He says there are a few actors who can vacillate between gay and straight roles because they have been famous long enough or were in big enough projects it allowed them to break out of that mold and they can be themselves. "I used to catch a lot of hell about how out I was as a heterosexual while playing Michael. I never brought it up, but they would always bring it up. and I would always say yes. and the reason was I wasn't talking to the LGBT community about my alliance to them. They should either know that from my participation in the show or watch in my actions, doing every AIDS Walk in the country or marching from Harvey Milk Square to the mayor's office with Gavin Newsom for marriage equality. the people I was talking to was all those straight people out there who think it's contagious."
He says he wanted people to understand that gay people aren't trying to turn you gay, it doesn't work like that. Born this way goes both directions so relax. "If anybody would have 'caught it' it would have been me," he said. "The two big problems are essentially the casting directors tend to typecast people and when it comes to a gay actor playing a gay part, getting back out to play straight parts is harder for them. So I don't even blame them for not showing up for Queer as Folk in some instances--they weren't wrong to do it! You can't ask somebody to sacrifice their entire career for you especially if you don't have their backs later on."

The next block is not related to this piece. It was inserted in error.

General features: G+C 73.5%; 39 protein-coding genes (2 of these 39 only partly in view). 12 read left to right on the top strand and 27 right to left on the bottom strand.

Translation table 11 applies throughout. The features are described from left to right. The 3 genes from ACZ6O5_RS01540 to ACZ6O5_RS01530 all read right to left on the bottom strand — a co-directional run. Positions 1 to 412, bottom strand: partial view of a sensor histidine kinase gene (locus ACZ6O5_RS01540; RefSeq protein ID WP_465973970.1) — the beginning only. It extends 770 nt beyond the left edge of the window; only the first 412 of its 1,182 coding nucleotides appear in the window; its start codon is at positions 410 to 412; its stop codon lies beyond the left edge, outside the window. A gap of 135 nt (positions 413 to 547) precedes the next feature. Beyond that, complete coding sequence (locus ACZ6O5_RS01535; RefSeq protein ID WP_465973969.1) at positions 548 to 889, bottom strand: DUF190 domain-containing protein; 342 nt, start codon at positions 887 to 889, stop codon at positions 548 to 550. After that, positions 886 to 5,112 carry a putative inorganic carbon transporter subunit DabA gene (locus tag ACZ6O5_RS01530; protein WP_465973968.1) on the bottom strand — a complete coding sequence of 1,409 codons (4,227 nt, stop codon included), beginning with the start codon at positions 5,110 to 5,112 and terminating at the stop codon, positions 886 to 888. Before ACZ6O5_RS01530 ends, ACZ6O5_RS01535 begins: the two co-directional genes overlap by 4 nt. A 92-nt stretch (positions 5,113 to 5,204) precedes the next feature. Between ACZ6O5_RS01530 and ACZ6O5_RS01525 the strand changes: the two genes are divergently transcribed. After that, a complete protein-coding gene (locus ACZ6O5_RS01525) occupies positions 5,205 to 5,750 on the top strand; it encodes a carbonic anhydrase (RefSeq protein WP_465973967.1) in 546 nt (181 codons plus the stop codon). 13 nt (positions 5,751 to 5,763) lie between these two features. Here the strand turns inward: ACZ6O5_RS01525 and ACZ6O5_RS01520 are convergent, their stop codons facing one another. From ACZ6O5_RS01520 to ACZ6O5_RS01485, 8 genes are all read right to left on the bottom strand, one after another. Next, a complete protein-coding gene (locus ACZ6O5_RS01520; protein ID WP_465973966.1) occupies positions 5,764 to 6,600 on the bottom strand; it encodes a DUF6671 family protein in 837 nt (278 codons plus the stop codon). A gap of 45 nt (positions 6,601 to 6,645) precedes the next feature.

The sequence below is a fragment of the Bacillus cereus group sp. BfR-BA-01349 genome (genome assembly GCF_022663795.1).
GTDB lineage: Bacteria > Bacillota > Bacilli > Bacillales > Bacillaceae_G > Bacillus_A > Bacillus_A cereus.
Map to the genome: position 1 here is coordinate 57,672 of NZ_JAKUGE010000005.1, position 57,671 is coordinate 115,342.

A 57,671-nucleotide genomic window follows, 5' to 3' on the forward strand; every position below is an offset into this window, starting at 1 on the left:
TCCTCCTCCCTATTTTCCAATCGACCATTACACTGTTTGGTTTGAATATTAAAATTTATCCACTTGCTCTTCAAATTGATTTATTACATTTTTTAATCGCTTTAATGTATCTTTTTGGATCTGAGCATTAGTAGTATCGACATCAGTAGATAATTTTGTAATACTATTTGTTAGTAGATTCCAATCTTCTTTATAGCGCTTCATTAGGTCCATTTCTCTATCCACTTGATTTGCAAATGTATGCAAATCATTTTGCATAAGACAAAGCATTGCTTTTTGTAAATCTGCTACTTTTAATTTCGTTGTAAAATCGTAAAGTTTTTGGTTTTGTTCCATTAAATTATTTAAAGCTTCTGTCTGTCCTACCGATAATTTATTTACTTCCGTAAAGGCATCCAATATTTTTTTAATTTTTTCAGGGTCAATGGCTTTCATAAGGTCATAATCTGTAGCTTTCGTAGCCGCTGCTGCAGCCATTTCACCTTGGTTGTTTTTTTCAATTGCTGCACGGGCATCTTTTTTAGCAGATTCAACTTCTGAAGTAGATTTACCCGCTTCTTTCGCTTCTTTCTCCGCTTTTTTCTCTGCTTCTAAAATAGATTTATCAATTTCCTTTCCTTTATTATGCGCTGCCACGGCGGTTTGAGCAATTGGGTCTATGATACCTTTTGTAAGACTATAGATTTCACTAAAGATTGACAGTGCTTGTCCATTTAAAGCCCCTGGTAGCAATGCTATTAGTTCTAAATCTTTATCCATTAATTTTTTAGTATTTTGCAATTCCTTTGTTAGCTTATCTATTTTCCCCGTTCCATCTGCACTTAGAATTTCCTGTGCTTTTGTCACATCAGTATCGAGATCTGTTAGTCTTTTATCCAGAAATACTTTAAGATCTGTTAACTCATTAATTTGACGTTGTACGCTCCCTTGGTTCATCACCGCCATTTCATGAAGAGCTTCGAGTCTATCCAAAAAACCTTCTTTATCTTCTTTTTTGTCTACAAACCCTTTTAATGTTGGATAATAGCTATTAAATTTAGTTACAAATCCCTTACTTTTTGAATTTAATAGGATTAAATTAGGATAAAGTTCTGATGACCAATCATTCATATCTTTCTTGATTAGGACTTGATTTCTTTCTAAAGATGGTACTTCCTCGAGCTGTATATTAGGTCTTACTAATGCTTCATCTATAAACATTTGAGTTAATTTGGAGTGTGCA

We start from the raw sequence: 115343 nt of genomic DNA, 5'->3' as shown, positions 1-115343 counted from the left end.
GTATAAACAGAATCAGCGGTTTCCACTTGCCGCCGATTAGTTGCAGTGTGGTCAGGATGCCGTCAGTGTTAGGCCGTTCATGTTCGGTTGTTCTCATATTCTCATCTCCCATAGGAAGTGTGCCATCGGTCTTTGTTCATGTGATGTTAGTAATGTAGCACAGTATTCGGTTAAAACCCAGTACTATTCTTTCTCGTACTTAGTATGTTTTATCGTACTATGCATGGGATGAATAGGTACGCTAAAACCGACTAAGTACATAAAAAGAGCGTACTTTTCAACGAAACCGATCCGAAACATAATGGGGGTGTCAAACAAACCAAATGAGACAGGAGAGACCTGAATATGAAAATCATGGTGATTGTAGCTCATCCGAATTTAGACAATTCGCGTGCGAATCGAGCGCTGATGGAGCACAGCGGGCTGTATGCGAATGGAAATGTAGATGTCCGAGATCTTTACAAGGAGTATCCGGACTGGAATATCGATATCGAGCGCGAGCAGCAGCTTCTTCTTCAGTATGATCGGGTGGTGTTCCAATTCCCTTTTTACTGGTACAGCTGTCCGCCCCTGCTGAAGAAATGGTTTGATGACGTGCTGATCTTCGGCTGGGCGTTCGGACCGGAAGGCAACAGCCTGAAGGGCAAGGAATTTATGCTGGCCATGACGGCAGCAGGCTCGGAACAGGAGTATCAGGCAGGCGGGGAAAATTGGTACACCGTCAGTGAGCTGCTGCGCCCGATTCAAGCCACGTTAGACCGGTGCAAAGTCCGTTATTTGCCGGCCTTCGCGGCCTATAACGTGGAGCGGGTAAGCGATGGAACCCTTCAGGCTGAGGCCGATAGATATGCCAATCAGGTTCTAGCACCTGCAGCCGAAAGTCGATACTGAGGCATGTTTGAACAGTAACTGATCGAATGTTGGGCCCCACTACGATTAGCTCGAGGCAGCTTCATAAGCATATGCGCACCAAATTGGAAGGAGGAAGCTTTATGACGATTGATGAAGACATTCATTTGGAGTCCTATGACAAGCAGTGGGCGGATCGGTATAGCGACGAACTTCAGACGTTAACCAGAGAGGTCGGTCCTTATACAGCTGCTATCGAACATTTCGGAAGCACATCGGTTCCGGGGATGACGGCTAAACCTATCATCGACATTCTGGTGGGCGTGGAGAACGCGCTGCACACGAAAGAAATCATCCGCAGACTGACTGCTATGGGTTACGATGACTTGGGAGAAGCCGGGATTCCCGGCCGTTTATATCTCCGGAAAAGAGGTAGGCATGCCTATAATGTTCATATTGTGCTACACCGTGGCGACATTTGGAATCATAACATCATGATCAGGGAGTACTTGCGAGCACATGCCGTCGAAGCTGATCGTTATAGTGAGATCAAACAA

Speaking of Queer as Folk, there have been some rumors about a reunion. Of course, I asked Hal if the gossip was true.
"They've been saying that for years," he said "The cast is all-in if they decide to do it but ultimately it's not up to us. It's up to either Showtime to release it from their grasp or Netflix to pick it up or some other place to pick it up. If it happens it will be Showtime, it won't be Netflix. Everybody lives in this fantasy world where Netflix fixes everything and it just doesn't exist."
As for where he thinks Michael would be now, he is optimistic as the times we live in have changed since the series ended in 2005.
"It means a lot to be in a long-term HIV negative-positive relationship in the case of Michael and Brian," he adds, "It certainly means something that we have two children and they'd be one adopted and one quasi-biological as they say. My belief is that Michael and Ben are still together and very much in love and it's a stable, strong relationship and will remain so forever in that regard; you know 'till death do us part.'"
As we close our interview after more than an hour it becomes apparent to me that I agree with about 99% of what Hal has talked about. That's quite a percentage that I don't think I have with any of my straight friends, not even my best one. How this all will translate into a stand-up act is for him to figure out.
But as he said about a Queer as Folk reboot and all the life that remains within the people in that series, "There is absolutely room to tell a story."
You can catch Hal Sparks at Martinis Above Fourth on Thursday, Oct. 25 at 8 pm. Get tickets HERE.
Martinis Above Fourth is located at 3940 Fourth Ave, San Diego, 92103.